I tried to imagine myself in the position of stumbling across the Couple in the Cage in NYC and I hope that I wouldn’t be laughing. I found the nudity rather startling and unnecessary. I’m interested in exploring why sexualization seems to be tied in to almost every performance we have studied. The Couple in the Cage doesn’t feel like a “serious social, intellectual, and even spiritual act” and it doesn’t feel like entertainment. And how are children going to receive and understand the Couple in the Cage? I’m surprised they were welcomed into the performance space. “As often happens when anticipating an event, the questions one dreams up ahead of time may not be the ones that dominate public discussion.” I suppose that is always the gamble with creating performances unlike anything that has come before.
In the artifact piece and the artifact piece revisited, I became interested in cultural inheritance and the effectiveness of variation upon that inheritance. Evans maintains that the Artifact Piece was both a seminal work and “has a continuing presence in writing about contemporary Native art in journals, books, textbooks, and online encyclopedias” (66). I think the centrality of a work, to some extent, justifies the impulse to repeat and vary it. Presumably the variations of gender, specific tribal wear, and text in Artifact Piece: Revisited would be more noticeable, meaningful and effective to an audience both familiar with the prior work and willing to accept it as a “canonical text”—a work central to a shared cultural heritage and capable of accommodating new, relevant meanings.
Comparing “revivals” in performance art and theater is interesting; a preponderance of the work actors do is on texts that have been performed before. What is the line that separates a repeatable work and a work that belongs exclusively to its time, and how does that line shift depending on audience and context? Few would question a new production of Midsummer Night’s Dream, but a revival of the 1970 Peter Brook production might be suitable only for academics and students. Most importantly, how do artists actually shape the cultural commons that audiences are willing to accept as “canonical”—works that can accommodate new variations in meaning while also harkening back to historical meanings?
This weeks assignment has made think back to the “Road Weeps”. When we walked into the space we were greeted with a museum. We saw history living in front of us. A painful history.
Are “normal” museums accurate? Or just gross representations of what has happened?
How does it change when a real body sweats in front of us. Is that not truer to the human experience?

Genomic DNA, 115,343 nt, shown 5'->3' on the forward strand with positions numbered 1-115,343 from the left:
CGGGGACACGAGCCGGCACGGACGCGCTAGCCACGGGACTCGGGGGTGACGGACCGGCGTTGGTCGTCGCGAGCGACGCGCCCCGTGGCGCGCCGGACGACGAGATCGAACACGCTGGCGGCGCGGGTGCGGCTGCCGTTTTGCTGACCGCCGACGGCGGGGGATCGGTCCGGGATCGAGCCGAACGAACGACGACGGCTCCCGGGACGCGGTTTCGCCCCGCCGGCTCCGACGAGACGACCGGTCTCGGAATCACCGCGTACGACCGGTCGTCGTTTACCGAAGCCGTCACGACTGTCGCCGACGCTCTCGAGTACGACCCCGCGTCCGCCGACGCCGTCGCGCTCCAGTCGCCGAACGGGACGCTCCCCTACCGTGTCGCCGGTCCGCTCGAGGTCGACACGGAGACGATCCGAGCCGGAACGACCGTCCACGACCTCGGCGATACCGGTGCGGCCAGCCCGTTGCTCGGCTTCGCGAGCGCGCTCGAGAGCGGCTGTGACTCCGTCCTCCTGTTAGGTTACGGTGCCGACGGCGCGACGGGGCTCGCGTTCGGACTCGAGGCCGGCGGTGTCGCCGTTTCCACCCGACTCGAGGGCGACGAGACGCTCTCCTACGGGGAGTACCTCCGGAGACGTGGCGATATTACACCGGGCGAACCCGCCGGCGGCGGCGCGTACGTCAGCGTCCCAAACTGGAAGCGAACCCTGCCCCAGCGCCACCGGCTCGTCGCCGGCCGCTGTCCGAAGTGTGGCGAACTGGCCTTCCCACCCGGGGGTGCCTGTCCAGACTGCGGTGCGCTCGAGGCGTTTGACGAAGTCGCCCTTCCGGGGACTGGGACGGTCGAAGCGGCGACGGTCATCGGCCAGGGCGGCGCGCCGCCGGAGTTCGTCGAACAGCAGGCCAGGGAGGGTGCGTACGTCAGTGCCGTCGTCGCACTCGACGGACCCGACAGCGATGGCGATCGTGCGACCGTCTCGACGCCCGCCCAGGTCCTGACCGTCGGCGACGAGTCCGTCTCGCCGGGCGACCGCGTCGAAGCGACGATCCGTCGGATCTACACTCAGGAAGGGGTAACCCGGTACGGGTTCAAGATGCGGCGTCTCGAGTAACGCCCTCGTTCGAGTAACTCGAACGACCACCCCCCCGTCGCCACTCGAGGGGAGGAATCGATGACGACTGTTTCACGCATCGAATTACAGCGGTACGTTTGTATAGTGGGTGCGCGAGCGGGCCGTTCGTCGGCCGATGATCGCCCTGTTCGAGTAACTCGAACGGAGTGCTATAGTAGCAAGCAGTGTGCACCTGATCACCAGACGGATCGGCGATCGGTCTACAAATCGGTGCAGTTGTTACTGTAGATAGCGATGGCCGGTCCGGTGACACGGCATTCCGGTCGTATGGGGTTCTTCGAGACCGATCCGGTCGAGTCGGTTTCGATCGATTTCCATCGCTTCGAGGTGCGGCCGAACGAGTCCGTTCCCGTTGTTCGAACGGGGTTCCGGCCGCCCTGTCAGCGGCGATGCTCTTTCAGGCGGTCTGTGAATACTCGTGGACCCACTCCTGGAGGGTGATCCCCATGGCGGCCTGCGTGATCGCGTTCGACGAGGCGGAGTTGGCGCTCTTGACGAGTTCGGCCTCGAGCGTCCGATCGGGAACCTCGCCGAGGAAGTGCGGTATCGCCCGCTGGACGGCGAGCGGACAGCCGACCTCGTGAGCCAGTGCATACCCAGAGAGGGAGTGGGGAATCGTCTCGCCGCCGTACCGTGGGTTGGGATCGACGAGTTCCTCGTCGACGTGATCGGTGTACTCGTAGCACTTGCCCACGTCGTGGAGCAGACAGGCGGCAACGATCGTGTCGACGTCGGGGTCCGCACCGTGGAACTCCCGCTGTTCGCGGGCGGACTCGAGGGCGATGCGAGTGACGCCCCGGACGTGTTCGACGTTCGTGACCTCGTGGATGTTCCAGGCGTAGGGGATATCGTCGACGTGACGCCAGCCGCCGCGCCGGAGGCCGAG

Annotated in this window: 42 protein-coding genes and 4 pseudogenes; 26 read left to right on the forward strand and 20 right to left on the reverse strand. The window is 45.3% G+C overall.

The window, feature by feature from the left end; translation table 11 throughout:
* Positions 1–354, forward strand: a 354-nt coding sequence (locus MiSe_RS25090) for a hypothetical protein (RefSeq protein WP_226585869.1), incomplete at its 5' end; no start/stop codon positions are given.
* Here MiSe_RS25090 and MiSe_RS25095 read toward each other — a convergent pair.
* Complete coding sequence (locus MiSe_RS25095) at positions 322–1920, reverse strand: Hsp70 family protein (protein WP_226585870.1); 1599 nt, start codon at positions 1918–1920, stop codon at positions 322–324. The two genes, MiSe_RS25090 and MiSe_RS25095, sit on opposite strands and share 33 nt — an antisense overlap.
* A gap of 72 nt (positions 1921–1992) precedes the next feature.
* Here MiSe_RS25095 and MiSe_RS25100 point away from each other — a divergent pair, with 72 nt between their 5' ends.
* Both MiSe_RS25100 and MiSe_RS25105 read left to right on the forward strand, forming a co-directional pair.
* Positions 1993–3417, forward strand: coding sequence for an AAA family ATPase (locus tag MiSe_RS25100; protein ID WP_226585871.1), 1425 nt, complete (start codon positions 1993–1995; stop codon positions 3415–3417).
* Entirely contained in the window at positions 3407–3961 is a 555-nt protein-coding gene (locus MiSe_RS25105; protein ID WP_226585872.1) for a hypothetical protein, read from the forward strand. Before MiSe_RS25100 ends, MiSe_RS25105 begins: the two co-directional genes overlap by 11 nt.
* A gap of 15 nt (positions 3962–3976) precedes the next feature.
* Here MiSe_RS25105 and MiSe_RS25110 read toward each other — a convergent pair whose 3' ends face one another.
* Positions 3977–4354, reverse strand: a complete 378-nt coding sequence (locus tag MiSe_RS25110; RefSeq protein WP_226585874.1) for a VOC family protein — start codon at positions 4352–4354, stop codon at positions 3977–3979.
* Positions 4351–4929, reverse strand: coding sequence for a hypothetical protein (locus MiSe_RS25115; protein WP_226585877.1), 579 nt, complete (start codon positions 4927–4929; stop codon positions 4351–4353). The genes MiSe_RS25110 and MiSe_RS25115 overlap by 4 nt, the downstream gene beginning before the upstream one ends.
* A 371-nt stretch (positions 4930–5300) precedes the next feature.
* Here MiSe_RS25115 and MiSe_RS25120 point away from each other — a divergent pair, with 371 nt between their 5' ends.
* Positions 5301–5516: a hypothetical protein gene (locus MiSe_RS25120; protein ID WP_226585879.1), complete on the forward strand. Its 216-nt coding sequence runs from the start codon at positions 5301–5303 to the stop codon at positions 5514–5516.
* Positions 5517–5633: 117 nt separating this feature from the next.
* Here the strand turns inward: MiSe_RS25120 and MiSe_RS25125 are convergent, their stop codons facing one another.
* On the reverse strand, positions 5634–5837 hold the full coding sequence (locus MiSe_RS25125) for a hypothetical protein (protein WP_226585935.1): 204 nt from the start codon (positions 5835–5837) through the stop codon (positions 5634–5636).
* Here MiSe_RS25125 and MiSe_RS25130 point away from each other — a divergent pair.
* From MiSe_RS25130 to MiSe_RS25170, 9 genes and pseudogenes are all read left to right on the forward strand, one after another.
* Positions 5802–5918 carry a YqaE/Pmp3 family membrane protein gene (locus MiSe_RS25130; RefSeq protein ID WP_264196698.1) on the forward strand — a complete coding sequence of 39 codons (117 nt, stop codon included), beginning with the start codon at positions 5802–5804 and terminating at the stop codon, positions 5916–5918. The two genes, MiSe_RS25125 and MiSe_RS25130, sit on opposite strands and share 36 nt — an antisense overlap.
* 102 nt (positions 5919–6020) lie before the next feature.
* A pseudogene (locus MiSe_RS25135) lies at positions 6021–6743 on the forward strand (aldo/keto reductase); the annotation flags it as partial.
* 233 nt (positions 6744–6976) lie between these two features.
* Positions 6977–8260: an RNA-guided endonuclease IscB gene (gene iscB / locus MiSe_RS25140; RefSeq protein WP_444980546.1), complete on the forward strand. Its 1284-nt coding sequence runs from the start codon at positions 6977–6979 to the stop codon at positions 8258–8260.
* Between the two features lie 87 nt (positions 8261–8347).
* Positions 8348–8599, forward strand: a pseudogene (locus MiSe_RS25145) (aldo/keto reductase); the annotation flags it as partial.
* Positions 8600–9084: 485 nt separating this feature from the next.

I was shocked and a little upset after seeing this video. But after I assessing what’s saw, I realized how thought provoking and challenging this exhibit was. Some might argue that the couple in the cage is not; I’m not even sure myself. It’s a satire nonetheless, at one point I found myself think of South Park when I watched it. Well anyways, the representation of ingenious people’s in the cage was a more glorified one of that in real life. Being stripped of ones own freedoms and being made a spectical, is one of the lowest forms of humiliation. So, for this to be taken on as a job, as a political statement of past and present as a retelling of these stories is brave, but very graphic. Makes me question those of power who watch and laugh.
I’m interested in how we approach museums. Evans speaks of the “[construction] of historical memory through [museum-goers’] uncritical consumption of museum practices.” (68) Do we go to learn something, or to affirm our own knowledge. People spend much of our days telling stories, and affirming our presence in the world. So, when we come to a museum, how much do we carry our own status with us? One woman in The Couple in the Cage remarked, quite offhandedly, “I wish I were a child so i could ask questions that made me sound silly.” Aren’t we learning about things throughout our entire life? Especially at museums. The preoccupation with not sounding silly, stupid, uninformed, prevents us from actually asking questions, and results in the aforesaid “uncritical consumption.” The American spirit as embodied in the educational system, the commercial model, and the entrepreneurial mindset of Americans cultivates a perspective of oneupsmanship as opposed to curiosity.